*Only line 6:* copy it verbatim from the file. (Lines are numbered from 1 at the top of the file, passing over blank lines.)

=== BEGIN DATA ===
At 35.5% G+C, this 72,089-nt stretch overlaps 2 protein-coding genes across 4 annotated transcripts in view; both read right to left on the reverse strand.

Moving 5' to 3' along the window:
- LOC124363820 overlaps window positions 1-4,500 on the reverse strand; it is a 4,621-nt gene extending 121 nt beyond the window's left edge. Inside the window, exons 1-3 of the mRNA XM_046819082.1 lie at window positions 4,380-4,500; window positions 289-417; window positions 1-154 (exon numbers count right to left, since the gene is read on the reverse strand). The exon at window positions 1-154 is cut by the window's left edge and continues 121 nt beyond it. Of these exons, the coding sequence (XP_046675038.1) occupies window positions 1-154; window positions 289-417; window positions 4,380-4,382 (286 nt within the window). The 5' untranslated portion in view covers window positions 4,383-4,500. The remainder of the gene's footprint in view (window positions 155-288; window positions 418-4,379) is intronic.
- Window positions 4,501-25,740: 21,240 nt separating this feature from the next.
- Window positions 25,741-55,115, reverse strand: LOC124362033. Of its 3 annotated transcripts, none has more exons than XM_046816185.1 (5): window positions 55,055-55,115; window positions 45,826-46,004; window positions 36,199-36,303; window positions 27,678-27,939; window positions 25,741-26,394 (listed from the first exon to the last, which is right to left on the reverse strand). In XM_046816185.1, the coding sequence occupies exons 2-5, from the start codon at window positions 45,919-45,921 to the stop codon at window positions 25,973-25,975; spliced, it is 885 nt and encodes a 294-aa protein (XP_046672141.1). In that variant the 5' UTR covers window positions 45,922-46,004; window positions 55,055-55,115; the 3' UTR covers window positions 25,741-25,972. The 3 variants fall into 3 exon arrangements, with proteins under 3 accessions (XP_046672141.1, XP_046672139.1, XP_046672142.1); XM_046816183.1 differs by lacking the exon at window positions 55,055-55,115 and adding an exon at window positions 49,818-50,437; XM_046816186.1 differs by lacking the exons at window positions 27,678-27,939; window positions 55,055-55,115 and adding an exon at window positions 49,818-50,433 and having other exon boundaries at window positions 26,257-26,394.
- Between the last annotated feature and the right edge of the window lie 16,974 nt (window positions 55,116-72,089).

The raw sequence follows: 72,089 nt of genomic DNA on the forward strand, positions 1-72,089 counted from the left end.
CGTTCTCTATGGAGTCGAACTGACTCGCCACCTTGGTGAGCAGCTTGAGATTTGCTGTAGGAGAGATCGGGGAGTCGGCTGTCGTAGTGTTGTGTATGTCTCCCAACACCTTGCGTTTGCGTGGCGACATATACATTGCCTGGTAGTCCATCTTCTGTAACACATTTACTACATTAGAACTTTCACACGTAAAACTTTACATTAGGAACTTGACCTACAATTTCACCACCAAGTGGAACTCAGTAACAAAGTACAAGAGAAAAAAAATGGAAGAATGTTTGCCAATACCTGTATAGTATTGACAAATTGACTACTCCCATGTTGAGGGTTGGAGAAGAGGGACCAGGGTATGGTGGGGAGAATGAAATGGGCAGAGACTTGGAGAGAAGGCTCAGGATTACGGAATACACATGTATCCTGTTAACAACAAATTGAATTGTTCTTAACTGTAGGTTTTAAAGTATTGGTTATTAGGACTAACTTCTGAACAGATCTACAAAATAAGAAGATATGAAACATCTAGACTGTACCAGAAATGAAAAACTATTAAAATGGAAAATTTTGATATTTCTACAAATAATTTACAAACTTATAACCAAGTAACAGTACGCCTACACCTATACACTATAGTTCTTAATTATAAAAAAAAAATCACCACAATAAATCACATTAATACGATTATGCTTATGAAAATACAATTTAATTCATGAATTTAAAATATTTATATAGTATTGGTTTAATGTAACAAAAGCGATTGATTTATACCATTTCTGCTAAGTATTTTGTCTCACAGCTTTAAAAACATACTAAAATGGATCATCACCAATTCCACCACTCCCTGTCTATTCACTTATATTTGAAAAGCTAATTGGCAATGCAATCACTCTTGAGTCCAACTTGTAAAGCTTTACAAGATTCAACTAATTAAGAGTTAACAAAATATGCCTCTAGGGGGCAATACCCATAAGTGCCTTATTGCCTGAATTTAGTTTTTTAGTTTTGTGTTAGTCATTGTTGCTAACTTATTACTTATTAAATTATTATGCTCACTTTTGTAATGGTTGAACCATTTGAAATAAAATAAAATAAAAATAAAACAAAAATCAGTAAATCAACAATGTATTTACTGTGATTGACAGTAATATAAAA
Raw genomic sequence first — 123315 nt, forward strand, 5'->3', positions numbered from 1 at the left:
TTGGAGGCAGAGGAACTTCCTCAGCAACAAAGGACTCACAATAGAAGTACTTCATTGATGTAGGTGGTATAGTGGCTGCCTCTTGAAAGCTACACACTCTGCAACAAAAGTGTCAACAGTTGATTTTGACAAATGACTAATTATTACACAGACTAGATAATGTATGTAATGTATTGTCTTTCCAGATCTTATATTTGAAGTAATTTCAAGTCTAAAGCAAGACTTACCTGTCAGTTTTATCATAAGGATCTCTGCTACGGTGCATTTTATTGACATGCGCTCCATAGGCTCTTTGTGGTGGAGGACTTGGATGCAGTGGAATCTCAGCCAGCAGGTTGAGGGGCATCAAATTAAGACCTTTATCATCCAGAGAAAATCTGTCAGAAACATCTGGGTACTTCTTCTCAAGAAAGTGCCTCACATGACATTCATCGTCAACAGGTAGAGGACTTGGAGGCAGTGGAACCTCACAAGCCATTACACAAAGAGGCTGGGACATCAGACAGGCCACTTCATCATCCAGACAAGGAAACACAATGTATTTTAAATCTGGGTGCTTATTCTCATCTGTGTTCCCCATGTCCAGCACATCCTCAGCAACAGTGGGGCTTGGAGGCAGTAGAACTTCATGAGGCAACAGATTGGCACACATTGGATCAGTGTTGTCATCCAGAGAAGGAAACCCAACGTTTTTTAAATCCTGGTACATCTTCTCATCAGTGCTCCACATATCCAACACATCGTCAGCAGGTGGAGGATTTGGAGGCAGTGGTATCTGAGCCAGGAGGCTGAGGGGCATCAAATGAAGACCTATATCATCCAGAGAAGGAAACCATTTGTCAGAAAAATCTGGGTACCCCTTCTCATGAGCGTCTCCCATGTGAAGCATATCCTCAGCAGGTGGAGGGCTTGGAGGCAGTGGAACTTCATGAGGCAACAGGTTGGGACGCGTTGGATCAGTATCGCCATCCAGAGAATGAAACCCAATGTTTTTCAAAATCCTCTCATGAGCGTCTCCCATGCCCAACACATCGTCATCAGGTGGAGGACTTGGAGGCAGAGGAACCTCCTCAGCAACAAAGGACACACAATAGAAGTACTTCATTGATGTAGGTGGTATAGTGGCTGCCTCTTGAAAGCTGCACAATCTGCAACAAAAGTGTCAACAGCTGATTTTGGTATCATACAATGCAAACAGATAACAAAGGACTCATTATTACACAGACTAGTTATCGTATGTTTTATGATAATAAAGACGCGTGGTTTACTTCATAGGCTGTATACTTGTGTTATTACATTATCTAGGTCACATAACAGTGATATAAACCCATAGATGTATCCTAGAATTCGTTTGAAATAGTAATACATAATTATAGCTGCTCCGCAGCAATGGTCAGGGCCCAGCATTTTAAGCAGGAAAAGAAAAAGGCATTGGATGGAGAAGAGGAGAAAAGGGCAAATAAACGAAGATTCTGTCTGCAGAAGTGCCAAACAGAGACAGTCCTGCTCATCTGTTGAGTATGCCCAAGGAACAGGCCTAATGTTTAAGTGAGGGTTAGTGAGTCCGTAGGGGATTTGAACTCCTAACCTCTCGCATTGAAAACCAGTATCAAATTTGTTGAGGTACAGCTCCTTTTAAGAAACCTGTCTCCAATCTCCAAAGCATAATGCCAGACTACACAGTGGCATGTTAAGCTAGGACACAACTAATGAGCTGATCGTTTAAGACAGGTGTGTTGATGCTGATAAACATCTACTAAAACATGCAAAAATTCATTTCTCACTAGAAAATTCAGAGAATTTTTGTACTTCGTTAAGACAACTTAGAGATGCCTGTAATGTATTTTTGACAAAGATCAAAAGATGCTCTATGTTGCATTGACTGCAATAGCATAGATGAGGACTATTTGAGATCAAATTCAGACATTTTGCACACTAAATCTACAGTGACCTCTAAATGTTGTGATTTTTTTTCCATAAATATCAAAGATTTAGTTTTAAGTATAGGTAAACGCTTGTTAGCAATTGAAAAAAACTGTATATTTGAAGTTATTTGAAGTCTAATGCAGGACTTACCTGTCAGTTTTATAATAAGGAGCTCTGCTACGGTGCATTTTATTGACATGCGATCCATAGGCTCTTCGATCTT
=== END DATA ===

- Between the last annotated feature and the right edge of the window lie 16,974 nt (window positions 55,116-72,089).